Giving Back to Africa was excited to welcome Indiana University PhD Candidate Jennifer Lund to College des Saviors in October for a whirlwind on-the-ground tour of its Teacher Learning Circles (TLCs). Lund met GBA co-founder Dr. Ann Marie Thomson in the fall of 2015 and was presented with the possibility of cataloging six years of GBA data. For Lund, a PhD Candidate at in Literacy, Culture, and Language Education with a concentration in international and comparative education, applying her specialized education and professional skills to a data project for a service learning nonprofit just made sense. As Lund puts it: “So, having spent several wintry days with Ann Marie looking at pages and pages of handwritten lesson plans and course reflections in French, the idea of focusing on teacher professional development in the DRC became a very real possibility.”
Fast forward almost two years to Lund’s inaugural trip to DR Congo. The data project she began in 2015 has turned into a dissertation topic. Her goal is to analyze GBA through the lens of teacher professional development, using the Teacher Learning Circles as a case study. “I will explore how a specific group of teachers affiliated with GBA have evolved over time to become teacher-mentors,” she explains.
GBA has been using Teacher Learning Circles for about two years now. TLCs bring teachers from different schools together to workshop their classroom ideas and discuss problems. Lund notes that TLCs are not new in the toolkit of professional development overall, but they are relatively new in DR Congo. TLCs cultivate solidarity for teachers and provide a safe space in which they can share their trials and successes, their questions and proposed solutions.
“In this way, TLCs build confidence and help teachers feel like they are not alone in their problems,” Lund says. “TLCs promote a student-centered classroom and the teachers learn to support each other so that they can in turn learn to support their students.” This student centered-approach lies at the heart of GBA’s mission as well. College des Saviors leverages students’ assets-- their knowledge, community roles, and talents-- to breathe life into the service learning model. Students have executed many community projects over the past six years, including a Students’ Learning Garden, by carefully researching and learning about topics like water and waste management and then applying them to real-life issues.
“One of the most important tenants of the TLC is that every person should have a voice,” Lund remarks. “This is something that is transferable to the classroom where even the weakest students are deserving of attention and encouragement.” TLCs encourage students and teachers alike to lead.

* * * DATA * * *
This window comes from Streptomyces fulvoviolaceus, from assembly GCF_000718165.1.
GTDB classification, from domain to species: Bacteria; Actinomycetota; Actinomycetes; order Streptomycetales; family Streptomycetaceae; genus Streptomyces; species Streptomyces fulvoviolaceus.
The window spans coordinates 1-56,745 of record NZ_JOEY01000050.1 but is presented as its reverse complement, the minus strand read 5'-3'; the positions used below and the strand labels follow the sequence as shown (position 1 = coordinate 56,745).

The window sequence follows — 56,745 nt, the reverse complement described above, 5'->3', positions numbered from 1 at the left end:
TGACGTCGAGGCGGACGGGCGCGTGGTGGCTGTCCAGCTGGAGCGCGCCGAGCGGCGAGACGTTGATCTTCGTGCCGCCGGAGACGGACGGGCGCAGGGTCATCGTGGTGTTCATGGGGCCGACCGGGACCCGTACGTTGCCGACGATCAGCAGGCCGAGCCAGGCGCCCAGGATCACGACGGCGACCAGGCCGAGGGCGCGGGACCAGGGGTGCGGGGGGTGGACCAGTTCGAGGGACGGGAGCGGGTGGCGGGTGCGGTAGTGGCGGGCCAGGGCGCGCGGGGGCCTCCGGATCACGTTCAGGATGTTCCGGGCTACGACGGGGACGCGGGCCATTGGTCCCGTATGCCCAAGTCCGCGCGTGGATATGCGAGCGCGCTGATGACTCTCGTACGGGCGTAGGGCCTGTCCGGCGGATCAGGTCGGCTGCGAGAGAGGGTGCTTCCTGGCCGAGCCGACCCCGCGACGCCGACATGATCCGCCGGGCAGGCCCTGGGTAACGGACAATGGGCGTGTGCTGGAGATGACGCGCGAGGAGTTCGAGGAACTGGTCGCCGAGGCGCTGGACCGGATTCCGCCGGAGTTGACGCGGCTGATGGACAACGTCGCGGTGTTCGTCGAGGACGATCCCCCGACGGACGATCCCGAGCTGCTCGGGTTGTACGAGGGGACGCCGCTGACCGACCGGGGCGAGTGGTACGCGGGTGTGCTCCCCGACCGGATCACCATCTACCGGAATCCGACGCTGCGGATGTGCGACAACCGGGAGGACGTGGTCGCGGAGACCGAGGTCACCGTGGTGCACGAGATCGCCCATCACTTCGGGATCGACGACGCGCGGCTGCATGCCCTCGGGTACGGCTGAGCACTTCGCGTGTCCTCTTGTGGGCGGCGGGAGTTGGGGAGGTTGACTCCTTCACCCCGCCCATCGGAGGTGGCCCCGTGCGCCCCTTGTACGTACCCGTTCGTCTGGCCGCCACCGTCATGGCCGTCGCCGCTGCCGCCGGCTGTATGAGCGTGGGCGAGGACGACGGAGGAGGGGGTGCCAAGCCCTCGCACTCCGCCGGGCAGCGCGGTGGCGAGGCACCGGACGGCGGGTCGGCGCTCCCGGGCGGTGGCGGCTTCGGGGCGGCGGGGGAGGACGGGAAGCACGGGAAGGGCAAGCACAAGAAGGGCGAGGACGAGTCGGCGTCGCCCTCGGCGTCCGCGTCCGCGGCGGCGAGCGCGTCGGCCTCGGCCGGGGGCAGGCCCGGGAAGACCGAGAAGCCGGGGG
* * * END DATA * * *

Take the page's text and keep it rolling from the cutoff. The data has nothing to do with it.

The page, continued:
Throughout her visit, Lund was able to tour the Student Learning Garden, observe classes, and engage in conversations with the community. She visited twp partner schools and conducted focus groups with teachers and administrators. She interviewed each school’s principal and spent time shadowing daily interactions. She even met with DR Congo Education Ministry Inspector Veronique Shako, who was interested in planning a visit to College des Saviors to learn more in person.
When asked about what she found most striking about the trip, she notes the rich way in which music permeates all aspects of life in DR Congo. “As a musician myself, I had the very great honor to end my trip by taking part in a rehearsal of the Kinshasa Symphony Orchestra through a series of connections. I was handed an extra violin, given some music, and ended up playing in (sight-reading, mind you!) what was really more of a concert for American dignitaries from the U.S. embassy who happened to be visiting that evening. I felt completely accepted by my Congolese section-mates who chatted with me and sent an encouraging grin my way after we finished a tough passage. That pretty much sums up my impression of Kinshasa. Be ready to improvise in the face of a challenge, but you will always have friends, music, and laughter there when you need them.”
With the TLCs at College des Saviors and its partners, that’s exactly what they are aiming to do: improvise in the face of a challenge, with a circle full of friendly faces to help them through the tough passages.
Jennifer Lund is a PhD Candidate at Indiana University in Literacy, Culture, and Language Education with a concentration in international and comparative education. She holds an MA in Teaching English to Speakers of Other Languages (TESOL) from Michigan State University. Her specialties are teaching and teacher professional development, having worked in southern Thailand as an English Language Fellow and Nancy, France as a university-level English lecturer. Pending approval of her dissertation proposal and additional funding, Lund would like to return to Kinshasa in 2018 to continue data collection.